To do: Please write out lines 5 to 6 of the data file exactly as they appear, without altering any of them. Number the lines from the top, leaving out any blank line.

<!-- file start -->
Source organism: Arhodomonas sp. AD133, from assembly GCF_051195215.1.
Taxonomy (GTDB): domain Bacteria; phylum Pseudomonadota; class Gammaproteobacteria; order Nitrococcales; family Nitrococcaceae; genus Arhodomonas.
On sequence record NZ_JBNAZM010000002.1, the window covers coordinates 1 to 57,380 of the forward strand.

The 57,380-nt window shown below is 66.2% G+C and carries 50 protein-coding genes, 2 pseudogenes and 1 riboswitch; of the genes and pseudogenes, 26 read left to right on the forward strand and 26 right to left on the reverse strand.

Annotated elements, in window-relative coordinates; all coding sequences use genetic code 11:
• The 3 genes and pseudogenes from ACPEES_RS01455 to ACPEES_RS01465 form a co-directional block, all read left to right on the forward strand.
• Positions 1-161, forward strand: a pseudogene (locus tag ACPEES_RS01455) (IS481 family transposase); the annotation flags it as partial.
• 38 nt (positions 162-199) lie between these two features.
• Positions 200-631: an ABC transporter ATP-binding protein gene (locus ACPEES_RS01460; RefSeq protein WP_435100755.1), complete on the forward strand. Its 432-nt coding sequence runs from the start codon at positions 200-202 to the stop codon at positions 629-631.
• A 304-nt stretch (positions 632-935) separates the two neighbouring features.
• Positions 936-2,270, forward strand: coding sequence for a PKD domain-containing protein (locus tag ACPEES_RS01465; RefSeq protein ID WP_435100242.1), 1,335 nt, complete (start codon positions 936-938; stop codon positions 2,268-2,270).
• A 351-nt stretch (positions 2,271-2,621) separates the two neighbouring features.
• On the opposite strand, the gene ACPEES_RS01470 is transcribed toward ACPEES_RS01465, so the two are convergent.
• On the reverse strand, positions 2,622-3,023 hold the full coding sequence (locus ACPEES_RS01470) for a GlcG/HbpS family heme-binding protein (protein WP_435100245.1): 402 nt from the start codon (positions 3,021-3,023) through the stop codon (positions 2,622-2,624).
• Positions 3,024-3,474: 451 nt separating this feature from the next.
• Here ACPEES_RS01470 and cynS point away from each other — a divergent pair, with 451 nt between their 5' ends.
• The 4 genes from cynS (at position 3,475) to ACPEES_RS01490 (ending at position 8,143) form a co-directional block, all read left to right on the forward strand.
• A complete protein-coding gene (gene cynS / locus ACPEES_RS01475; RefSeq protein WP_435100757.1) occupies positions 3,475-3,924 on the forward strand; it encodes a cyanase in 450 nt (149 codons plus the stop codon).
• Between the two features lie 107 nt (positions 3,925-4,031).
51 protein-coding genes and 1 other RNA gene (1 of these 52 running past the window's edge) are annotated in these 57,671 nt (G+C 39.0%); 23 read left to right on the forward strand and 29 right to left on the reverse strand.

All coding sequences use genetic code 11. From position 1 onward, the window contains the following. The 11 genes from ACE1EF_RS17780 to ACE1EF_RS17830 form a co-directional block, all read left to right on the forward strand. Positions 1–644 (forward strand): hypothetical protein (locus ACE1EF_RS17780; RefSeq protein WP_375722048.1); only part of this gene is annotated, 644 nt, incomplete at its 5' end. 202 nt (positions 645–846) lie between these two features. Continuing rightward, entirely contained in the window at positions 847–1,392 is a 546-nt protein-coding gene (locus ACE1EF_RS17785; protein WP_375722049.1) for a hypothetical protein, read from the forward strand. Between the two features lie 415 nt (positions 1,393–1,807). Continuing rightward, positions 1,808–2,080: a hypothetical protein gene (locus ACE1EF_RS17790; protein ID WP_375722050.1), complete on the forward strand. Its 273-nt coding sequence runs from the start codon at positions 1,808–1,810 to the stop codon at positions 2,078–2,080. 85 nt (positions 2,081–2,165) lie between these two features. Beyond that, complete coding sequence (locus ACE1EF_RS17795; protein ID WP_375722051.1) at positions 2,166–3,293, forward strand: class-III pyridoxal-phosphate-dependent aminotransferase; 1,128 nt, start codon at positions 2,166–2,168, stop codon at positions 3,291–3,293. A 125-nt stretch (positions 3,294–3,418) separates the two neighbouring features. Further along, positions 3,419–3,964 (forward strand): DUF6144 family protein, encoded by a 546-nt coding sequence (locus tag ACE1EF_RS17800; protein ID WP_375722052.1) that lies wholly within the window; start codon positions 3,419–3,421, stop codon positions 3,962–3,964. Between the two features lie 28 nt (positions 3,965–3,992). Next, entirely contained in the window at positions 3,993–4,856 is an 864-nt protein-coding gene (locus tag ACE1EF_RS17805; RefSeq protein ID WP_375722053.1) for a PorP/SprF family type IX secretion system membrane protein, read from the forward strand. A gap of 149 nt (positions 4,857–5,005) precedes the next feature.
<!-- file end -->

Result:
Annotated elements, in window-relative coordinates; all coding sequences use genetic code 11:
• The 3 genes and pseudogenes from ACPEES_RS01455 to ACPEES_RS01465 form a co-directional block, all read left to right on the forward strand.